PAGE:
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There is one type of person who might thrive under an abusive boss. A study, published in the Journal of Business Ethics, said it is the psychopath, Gizmodo reported.
Researchers from the Mendoza College of Business of Notre Dame recruited volunteers and asked them how they would react to a hypothetical boss who is either abusive or constructive. They conducted two separate studies, and in one of the studies, the volunteers rated their managers and were asked how they felt about them.
Level of psychopathy
The volunteers also took a test that measured their level of psychopathy for both studies. Although the most consistent feature of psychopathy is a high level of antisocial behavior, people could be primary psychopaths or secondary psychopaths.
The primary psychopath is one who is more unfeeling and less fearful. The secondary psychopath is more prone to anger and impulsive behavior. Those who got higher scores on the measure of primary psychopathy in the first study were more likely to approve the behavior of their abusive boss.
In the first study of the 419 working adults, the researchers said there were no differences in anger between high and low primary psychopathy volunteers. However, the participants who were high in primary psychopathy said they felt happier after they imagined themselves working for a manager who is abusive.
In the second study, the people who were classified as primary psychopaths said they enjoyed working with their real-life abusive managers. Charlice Hurst, an assistant professor of management at the Mendoza College of Business, said that under abusive supervisors, primary psychopaths benefit. She noted that such type of employees feel less anger and have more engagement and positive emotions under abusive bosses.
For the second study, the participants were asked about behaviors considered abusive such as rudeness, gossiping about workers, not giving proper credit for work, invasion of privacy, and breaking promises. There was less anger among the high in primary psychopathy.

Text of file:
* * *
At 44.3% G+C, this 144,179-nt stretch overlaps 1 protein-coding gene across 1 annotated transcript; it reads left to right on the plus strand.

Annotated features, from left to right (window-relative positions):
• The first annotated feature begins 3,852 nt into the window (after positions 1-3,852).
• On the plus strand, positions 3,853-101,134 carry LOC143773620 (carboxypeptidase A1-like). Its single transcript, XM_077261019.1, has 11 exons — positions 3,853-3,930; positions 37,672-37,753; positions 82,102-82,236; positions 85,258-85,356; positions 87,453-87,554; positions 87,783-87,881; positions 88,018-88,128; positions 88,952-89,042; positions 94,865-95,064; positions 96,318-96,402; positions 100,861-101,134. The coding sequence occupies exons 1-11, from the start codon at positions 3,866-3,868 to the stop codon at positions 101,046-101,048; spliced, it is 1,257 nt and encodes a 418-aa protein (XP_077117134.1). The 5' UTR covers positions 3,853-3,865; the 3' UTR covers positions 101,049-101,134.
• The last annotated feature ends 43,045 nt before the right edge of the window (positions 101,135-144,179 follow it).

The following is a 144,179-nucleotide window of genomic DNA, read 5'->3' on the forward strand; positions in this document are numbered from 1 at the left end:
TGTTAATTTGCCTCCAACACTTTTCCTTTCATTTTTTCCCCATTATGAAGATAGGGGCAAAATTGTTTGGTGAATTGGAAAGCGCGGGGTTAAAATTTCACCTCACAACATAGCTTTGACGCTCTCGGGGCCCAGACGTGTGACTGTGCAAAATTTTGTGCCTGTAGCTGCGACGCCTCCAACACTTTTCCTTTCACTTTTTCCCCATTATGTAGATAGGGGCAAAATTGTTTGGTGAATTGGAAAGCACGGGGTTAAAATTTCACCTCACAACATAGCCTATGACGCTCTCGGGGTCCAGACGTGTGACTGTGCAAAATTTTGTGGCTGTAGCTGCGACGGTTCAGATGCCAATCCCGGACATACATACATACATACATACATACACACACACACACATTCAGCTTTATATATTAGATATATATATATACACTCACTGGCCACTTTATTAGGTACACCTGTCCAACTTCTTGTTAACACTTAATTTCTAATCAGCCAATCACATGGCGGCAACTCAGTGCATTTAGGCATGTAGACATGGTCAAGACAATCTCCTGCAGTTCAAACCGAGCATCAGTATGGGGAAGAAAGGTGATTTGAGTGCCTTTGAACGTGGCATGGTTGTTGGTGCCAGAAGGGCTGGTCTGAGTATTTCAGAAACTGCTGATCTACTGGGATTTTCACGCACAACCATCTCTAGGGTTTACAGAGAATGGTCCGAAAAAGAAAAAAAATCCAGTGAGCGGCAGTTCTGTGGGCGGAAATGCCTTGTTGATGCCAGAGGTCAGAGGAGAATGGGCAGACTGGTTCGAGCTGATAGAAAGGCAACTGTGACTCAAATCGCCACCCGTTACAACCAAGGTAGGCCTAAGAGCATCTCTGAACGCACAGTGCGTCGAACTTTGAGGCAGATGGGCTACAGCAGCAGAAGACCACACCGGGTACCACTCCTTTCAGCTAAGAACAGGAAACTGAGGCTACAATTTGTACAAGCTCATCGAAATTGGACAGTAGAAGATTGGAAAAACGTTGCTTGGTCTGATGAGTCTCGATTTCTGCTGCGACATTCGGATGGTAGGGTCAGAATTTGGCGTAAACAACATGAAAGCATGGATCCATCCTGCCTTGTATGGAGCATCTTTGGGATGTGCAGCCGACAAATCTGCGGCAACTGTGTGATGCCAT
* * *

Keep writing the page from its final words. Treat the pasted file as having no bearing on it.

Hurst said that psychopaths prefer bad bosses because they are better suited for high-stress and demanding environments such as leadership positions. But they may not flourish in such workplaces long-term. The situation suggests a bad workplace is hard to sustain because of a vicious cycle.
Such a corporate environment may reward and retain exactly the kind of people likely to perpetuate abusive cultures. Hurst added that psychopaths will thrive under abusive bosses would be better positioned to be promoted ahead of their officemates.
Although companies use engagement as a measure of organizational health, the study showed that delving deeper is important. Hurst cited the case of Wells Fargo where the former workers complained of managers who used tactics that were designed to create fear and shame to meet unrealistic sales goals.
The upper-level managers were not aware of the situation or opted not to act on the complaint, Brinkwire noted. They may have noticed higher levels of engagement because of turnover of workers low in primary psychopathy, while those high in primary psychopathy were retained. But Hurst pointed out that at the extreme, Wells Fargo could end up with a highly engaged workforce made up of psychopaths.
Spotting a psychopath
According to Daily Mail, to spot a psychopath, the common signs include superficial charms, a great notion of self-worth, the need to stimulate, impulsiveness, pathological lying, the ability to manipulate others, and a lack of empathy and remorse.
However, the newspaper clarified that not all psychopaths become killers, contrary to the popular association or what is often portrayed in the movies or TV.
Experts said that many psychopaths are intriguing but they cannot explain why. It could, perhaps, have to do with the lot of acting that psychopaths do to deceive or to mimic normal reactions.
Jacob Wells, a self-professed psychopath, shared that when he meets someone, he attempts to be the most interesting person and would often adopt suitable interests and responses in a bid to convince the new acquaintance that he is the most interesting person in the room.
Because they could not understand emotions such as love and fear – but they can mimic these emotions – they occasionally tend to show unconvincing emotional responses except in a slip-up. It would show in the tone of their voice or body language.
Since their emotions are generally shallow and short-lived, experts said that there is a manipulative ulterior motive in showing these emotions. Wells admitted to offering to do favors and spreading false secrets to people to gain their complete trust. Once he has gained their trust, he asked them for favors and reminded them of past favors he did for them which allows Wells to get literally anything from them.
The experts added that psychopaths often show an incredible ability to manipulate others and oftentimes, take pleasure in doing so. They also have an air of superiority, which was shown by Wells when he said he can spot other psychopaths.
[메디컬리포트=Vittorio Hernandez 기자]